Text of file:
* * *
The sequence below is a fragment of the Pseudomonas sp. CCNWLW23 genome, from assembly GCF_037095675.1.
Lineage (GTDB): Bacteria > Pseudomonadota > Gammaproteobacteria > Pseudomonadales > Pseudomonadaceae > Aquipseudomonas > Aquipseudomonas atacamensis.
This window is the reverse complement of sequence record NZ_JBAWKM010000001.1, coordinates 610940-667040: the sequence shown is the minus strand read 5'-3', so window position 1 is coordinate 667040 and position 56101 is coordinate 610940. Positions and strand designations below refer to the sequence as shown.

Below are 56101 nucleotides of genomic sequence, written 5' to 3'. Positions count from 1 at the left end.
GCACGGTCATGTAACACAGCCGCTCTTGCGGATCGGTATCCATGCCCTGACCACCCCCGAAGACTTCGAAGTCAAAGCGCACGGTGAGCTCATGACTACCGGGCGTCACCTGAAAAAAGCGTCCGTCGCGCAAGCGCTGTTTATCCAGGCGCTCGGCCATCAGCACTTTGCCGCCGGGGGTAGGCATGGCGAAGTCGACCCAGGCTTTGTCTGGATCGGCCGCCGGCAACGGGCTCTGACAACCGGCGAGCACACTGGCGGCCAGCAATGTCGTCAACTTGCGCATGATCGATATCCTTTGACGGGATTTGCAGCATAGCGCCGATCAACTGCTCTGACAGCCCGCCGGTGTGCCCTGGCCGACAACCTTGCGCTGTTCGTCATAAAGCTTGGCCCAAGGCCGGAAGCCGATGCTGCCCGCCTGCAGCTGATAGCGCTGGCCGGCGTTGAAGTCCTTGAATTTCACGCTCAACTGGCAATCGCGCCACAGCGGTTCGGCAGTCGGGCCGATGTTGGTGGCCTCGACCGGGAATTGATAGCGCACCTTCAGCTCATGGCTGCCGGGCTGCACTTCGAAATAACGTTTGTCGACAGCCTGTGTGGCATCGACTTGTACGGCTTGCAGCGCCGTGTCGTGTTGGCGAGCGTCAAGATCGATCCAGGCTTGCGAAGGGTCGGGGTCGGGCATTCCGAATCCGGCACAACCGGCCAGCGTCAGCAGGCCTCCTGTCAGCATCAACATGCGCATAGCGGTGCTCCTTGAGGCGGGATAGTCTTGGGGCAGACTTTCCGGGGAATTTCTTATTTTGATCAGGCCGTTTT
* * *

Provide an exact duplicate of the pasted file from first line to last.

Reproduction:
The sequence below is a fragment of the Pseudomonas sp. CCNWLW23 genome, from assembly GCF_037095675.1.
Lineage (GTDB): Bacteria > Pseudomonadota > Gammaproteobacteria > Pseudomonadales > Pseudomonadaceae > Aquipseudomonas > Aquipseudomonas atacamensis.
This window is the reverse complement of sequence record NZ_JBAWKM010000001.1, coordinates 610940-667040: the sequence shown is the minus strand read 5'-3', so window position 1 is coordinate 667040 and position 56101 is coordinate 610940. Positions and strand designations below refer to the sequence as shown.

Below are 56101 nucleotides of genomic sequence, written 5' to 3'. Positions count from 1 at the left end.
GCACGGTCATGTAACACAGCCGCTCTTGCGGATCGGTATCCATGCCCTGACCACCCCCGAAGACTTCGAAGTCAAAGCGCACGGTGAGCTCATGACTACCGGGCGTCACCTGAAAAAAGCGTCCGTCGCGCAAGCGCTGTTTATCCAGGCGCTCGGCCATCAGCACTTTGCCGCCGGGGGTAGGCATGGCGAAGTCGACCCAGGCTTTGTCTGGATCGGCCGCCGGCAACGGGCTCTGACAACCGGCGAGCACACTGGCGGCCAGCAATGTCGTCAACTTGCGCATGATCGATATCCTTTGACGGGATTTGCAGCATAGCGCCGATCAACTGCTCTGACAGCCCGCCGGTGTGCCCTGGCCGACAACCTTGCGCTGTTCGTCATAAAGCTTGGCCCAAGGCCGGAAGCCGATGCTGCCCGCCTGCAGCTGATAGCGCTGGCCGGCGTTGAAGTCCTTGAATTTCACGCTCAACTGGCAATCGCGCCACAGCGGTTCGGCAGTCGGGCCGATGTTGGTGGCCTCGACCGGGAATTGATAGCGCACCTTCAGCTCATGGCTGCCGGGCTGCACTTCGAAATAACGTTTGTCGACAGCCTGTGTGGCATCGACTTGTACGGCTTGCAGCGCCGTGTCGTGTTGGCGAGCGTCAAGATCGATCCAGGCTTGCGAAGGGTCGGGGTCGGGCATTCCGAATCCGGCACAACCGGCCAGCGTCAGCAGGCCTCCTGTCAGCATCAACATGCGCATAGCGGTGCTCCTTGAGGCGGGATAGTCTTGGGGCAGACTTTCCGGGGAATTTCTTATTTTGATCAGGCCGTTTT